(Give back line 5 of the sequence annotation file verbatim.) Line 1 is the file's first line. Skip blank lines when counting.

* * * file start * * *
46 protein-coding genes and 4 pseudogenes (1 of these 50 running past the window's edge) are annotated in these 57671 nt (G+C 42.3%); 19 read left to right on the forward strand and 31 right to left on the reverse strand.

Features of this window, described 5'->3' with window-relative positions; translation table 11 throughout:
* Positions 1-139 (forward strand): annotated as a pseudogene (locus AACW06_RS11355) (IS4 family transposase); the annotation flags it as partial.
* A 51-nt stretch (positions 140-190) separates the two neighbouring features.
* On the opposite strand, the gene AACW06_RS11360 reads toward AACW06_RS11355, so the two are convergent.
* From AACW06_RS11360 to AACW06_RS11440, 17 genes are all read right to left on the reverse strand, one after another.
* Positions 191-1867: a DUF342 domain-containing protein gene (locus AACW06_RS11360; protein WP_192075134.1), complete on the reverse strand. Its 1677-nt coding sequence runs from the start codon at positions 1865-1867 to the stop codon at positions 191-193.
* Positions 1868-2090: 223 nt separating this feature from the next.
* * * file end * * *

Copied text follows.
* On the opposite strand, the gene AACW06_RS11360 reads toward AACW06_RS11355, so the two are convergent.